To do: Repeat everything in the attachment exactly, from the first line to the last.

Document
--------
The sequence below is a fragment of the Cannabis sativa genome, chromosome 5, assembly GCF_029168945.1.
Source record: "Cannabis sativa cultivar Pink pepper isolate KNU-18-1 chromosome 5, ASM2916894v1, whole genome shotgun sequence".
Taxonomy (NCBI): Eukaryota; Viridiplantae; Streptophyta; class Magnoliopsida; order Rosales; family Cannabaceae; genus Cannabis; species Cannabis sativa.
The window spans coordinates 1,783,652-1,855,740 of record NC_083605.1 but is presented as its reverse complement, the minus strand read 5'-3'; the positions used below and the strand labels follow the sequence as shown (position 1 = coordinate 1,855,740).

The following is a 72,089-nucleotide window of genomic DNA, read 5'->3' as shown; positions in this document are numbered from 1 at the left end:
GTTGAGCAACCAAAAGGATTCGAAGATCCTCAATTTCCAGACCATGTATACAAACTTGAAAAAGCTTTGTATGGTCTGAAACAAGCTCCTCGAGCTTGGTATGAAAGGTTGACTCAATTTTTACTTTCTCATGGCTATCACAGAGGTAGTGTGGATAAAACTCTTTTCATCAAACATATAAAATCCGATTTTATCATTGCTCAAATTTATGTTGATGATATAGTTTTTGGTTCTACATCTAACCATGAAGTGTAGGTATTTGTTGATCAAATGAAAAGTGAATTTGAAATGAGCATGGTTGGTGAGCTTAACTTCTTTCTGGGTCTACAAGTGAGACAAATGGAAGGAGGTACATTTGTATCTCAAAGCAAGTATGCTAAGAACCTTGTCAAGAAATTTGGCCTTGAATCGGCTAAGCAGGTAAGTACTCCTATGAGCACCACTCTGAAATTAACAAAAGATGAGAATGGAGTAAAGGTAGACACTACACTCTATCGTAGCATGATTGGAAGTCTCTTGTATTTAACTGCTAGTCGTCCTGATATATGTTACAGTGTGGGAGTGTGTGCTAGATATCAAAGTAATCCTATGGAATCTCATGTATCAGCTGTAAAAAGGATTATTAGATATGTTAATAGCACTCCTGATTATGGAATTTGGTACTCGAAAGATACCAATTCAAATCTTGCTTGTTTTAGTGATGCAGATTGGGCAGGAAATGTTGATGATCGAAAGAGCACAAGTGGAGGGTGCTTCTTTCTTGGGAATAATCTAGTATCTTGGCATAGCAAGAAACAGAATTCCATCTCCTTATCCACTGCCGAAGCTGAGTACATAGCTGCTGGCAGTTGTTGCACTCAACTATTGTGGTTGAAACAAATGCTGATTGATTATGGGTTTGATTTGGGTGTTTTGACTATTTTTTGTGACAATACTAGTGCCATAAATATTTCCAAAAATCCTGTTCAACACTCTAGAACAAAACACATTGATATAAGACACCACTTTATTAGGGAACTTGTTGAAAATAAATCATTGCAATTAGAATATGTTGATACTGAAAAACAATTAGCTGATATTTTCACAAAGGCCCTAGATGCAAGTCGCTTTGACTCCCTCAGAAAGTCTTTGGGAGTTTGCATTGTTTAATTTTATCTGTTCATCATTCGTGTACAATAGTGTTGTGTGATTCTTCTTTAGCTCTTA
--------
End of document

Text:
The sequence below is a fragment of the Cannabis sativa genome, chromosome 5, assembly GCF_029168945.1.
Source record: "Cannabis sativa cultivar Pink pepper isolate KNU-18-1 chromosome 5, ASM2916894v1, whole genome shotgun sequence".
Taxonomy (NCBI): Eukaryota; Viridiplantae; Streptophyta; class Magnoliopsida; order Rosales; family Cannabaceae; genus Cannabis; species Cannabis sativa.
The window spans coordinates 1,783,652-1,855,740 of record NC_083605.1 but is presented as its reverse complement, the minus strand read 5'-3'; the positions used below and the strand labels follow the sequence as shown (position 1 = coordinate 1,855,740).

The following is a 72,089-nucleotide window of genomic DNA, read 5'->3' as shown; positions in this document are numbered from 1 at the left end:
GTTGAGCAACCAAAAGGATTCGAAGATCCTCAATTTCCAGACCATGTATACAAACTTGAAAAAGCTTTGTATGGTCTGAAACAAGCTCCTCGAGCTTGGTATGAAAGGTTGACTCAATTTTTACTTTCTCATGGCTATCACAGAGGTAGTGTGGATAAAACTCTTTTCATCAAACATATAAAATCCGATTTTATCATTGCTCAAATTTATGTTGATGATATAGTTTTTGGTTCTACATCTAACCATGAAGTGTAGGTATTTGTTGATCAAATGAAAAGTGAATTTGAAATGAGCATGGTTGGTGAGCTTAACTTCTTTCTGGGTCTACAAGTGAGACAAATGGAAGGAGGTACATTTGTATCTCAAAGCAAGTATGCTAAGAACCTTGTCAAGAAATTTGGCCTTGAATCGGCTAAGCAGGTAAGTACTCCTATGAGCACCACTCTGAAATTAACAAAAGATGAGAATGGAGTAAAGGTAGACACTACACTCTATCGTAGCATGATTGGAAGTCTCTTGTATTTAACTGCTAGTCGTCCTGATATATGTTACAGTGTGGGAGTGTGTGCTAGATATCAAAGTAATCCTATGGAATCTCATGTATCAGCTGTAAAAAGGATTATTAGATATGTTAATAGCACTCCTGATTATGGAATTTGGTACTCGAAAGATACCAATTCAAATCTTGCTTGTTTTAGTGATGCAGATTGGGCAGGAAATGTTGATGATCGAAAGAGCACAAGTGGAGGGTGCTTCTTTCTTGGGAATAATCTAGTATCTTGGCATAGCAAGAAACAGAATTCCATCTCCTTATCCACTGCCGAAGCTGAGTACATAGCTGCTGGCAGTTGTTGCACTCAACTATTGTGGTTGAAACAAATGCTGATTGATTATGGGTTTGATTTGGGTGTTTTGACTATTTTTTGTGACAATACTAGTGCCATAAATATTTCCAAAAATCCTGTTCAACACTCTAGAACAAAACACATTGATATAAGACACCACTTTATTAGGGAACTTGTTGAAAATAAATCATTGCAATTAGAATATGTTGATACTGAAAAACAATTAGCTGATATTTTCACAAAGGCCCTAGATGCAAGTCGCTTTGACTCCCTCAGAAAGTCTTTGGGAGTTTGCATTGTTTAATTTTATCTGTTCATCATTCGTGTACAATAGTGTTGTGTGATTCTTCTTTAGCTCTTA